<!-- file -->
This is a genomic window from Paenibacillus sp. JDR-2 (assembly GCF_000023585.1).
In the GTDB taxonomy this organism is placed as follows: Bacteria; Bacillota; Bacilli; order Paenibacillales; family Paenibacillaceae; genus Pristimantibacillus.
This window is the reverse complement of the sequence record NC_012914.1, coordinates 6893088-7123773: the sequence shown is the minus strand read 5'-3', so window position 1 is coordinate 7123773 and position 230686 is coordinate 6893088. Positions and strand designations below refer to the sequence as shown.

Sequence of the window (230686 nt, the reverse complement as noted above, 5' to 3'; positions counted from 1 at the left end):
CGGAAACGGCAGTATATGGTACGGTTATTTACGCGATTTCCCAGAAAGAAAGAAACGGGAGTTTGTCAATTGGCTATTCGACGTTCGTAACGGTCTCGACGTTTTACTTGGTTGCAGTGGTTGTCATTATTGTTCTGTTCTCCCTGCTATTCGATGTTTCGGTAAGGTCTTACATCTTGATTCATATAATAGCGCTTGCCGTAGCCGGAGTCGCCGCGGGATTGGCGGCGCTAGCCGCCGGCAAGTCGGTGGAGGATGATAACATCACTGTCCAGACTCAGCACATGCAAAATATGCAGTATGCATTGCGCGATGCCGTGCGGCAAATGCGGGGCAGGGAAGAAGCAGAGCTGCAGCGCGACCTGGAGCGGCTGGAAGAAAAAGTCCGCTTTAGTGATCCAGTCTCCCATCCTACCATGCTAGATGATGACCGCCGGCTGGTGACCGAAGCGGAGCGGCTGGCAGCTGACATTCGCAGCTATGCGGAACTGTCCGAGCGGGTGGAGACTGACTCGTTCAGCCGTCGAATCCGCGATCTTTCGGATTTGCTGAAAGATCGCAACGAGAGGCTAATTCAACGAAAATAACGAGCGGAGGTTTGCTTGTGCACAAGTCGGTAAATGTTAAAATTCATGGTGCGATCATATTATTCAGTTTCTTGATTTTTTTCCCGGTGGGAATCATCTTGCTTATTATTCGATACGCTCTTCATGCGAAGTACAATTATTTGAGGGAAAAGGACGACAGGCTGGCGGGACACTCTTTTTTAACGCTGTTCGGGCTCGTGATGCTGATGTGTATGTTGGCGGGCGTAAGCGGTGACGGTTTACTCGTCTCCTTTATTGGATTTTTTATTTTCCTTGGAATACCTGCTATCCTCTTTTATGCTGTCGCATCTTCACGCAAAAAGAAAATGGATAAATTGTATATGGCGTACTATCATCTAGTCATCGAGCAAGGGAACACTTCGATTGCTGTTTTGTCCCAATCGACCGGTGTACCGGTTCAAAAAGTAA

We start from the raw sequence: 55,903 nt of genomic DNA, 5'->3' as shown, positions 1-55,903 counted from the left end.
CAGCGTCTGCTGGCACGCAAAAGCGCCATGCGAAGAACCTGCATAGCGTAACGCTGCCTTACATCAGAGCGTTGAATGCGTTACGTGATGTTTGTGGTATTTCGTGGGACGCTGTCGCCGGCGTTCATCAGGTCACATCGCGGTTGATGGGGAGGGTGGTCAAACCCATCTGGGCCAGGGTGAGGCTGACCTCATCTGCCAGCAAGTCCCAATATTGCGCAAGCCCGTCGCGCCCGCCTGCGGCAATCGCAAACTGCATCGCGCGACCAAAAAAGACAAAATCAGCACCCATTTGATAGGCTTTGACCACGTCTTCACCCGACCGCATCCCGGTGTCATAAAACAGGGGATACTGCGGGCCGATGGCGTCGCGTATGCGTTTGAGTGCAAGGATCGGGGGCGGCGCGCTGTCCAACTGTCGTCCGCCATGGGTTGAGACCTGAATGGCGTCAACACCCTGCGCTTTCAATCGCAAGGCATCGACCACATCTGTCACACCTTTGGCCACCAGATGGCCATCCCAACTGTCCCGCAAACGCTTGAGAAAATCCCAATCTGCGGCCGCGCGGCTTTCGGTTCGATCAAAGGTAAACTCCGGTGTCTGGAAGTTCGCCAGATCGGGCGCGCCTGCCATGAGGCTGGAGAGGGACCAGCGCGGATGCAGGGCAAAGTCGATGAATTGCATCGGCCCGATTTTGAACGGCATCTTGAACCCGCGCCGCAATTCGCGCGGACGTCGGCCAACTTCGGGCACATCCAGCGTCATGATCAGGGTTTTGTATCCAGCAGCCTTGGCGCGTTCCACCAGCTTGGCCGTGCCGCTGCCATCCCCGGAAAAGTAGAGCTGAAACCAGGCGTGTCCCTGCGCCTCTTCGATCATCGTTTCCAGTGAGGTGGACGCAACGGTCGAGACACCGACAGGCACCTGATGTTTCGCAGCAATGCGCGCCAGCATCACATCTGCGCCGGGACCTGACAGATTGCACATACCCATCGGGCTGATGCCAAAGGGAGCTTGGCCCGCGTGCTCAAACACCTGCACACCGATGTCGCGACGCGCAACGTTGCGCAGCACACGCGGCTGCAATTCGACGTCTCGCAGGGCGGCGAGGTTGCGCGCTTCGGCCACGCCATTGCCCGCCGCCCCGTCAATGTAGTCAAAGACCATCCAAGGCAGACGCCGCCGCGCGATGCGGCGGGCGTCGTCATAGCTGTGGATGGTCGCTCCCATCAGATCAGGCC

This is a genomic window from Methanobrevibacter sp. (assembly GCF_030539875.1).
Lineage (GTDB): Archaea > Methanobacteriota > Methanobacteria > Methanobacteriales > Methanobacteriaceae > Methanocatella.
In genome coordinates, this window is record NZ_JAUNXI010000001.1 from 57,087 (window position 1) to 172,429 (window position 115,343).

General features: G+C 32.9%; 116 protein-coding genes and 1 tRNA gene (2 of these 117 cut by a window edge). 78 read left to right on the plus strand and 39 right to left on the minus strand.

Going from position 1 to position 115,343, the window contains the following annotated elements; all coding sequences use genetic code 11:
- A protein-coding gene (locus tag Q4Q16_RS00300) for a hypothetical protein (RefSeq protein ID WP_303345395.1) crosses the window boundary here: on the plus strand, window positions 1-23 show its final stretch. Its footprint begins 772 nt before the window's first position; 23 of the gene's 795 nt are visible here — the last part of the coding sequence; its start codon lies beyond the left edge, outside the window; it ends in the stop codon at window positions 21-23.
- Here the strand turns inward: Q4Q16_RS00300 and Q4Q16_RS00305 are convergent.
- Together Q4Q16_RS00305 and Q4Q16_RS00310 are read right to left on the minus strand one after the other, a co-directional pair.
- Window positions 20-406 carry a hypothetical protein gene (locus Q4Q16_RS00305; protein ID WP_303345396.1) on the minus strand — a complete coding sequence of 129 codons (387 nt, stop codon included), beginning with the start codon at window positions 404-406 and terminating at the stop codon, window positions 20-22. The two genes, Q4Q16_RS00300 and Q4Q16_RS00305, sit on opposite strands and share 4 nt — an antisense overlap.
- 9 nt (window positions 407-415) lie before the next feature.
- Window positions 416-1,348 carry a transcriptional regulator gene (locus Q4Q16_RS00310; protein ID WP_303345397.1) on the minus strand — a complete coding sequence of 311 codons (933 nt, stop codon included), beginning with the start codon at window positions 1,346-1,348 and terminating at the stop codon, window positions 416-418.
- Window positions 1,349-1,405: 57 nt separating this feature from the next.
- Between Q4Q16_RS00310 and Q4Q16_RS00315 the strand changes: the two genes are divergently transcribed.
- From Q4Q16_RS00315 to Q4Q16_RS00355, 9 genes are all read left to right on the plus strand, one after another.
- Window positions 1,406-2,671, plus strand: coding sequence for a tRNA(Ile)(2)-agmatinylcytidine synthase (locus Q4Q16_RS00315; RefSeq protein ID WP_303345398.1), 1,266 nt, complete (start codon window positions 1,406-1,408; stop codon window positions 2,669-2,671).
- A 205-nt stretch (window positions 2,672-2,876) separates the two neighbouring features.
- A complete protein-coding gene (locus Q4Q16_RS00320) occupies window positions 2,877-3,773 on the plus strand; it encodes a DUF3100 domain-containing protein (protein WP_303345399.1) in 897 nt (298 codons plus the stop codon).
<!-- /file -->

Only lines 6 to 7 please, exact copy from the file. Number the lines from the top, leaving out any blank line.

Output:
We start from the raw sequence: 55,903 nt of genomic DNA, 5'->3' as shown, positions 1-55,903 counted from the left end.
CAGCGTCTGCTGGCACGCAAAAGCGCCATGCGAAGAACCTGCATAGCGTAACGCTGCCTTACATCAGAGCGTTGAATGCGTTACGTGATGTTTGTGGTATTTCGTGGGACGCTGTCGCCGGCGTTCATCAGGTCACATCGCGGTTGATGGGGAGGGTGGTCAAACCCATCTGGGCCAGGGTGAGGCTGACCTCATCTGCCAGCAAGTCCCAATATTGCGCAAGCCCGTCGCGCCCGCCTGCGGCAATCGCAAACTGCATCGCGCGACCAAAAAAGACAAAATCAGCACCCATTTGATAGGCTTTGACCACGTCTTCACCCGACCGCATCCCGGTGTCATAAAACAGGGGATACTGCGGGCCGATGGCGTCGCGTATGCGTTTGAGTGCAAGGATCGGGGGCGGCGCGCTGTCCAACTGTCGTCCGCCATGGGTTGAGACCTGAATGGCGTCAACACCCTGCGCTTTCAATCGCAAGGCATCGACCACATCTGTCACACCTTTGGCCACCAGATGGCCATCCCAACTGTCCCGCAAACGCTTGAGAAAATCCCAATCTGCGGCCGCGCGGCTTTCGGTTCGATCAAAGGTAAACTCCGGTGTCTGGAAGTTCGCCAGATCGGGCGCGCCTGCCATGAGGCTGGAGAGGGACCAGCGCGGATGCAGGGCAAAGTCGATGAATTGCATCGGCCCGATTTTGAACGGCATCTTGAACCCGCGCCGCAATTCGCGCGGACGTCGGCCAACTTCGGGCACATCCAGCGTCATGATCAGGGTTTTGTATCCAGCAGCCTTGGCGCGTTCCACCAGCTTGGCCGTGCCGCTGCCATCCCCGGAAAAGTAGAGCTGAAACCAGGCGTGTCCCTGCGCCTCTTCGATCATCGTTTCCAGTGAGGTGGACGCAACGGTCGAGACACCGACAGGCACCTGATGTTTCGCAGCAATGCGCGCCAGCATCACATCTGCGCCGGGACCTGACAGATTGCACATACCCATCGGGCTGATGCCAAAGGGAGCTTGGCCCGCGTGCTCAAACACCTGCACACCGATGTCGCGACGCGCAACGTTGCGCAGCACACGCGGCTGCAATTCGACGTCTCGCAGGGCGGCGAGGTTGCGCGCTTCGGCCACGCCATTGCCCGCCGCCCCGTCAATGTAGTCAAAGACCATCCAAGGCAGACGCCGCCGCGCGATGCGGCGGGCGTCGTCATAGCTGTGGATGGTCGCTCCCATCAGATCAGGCC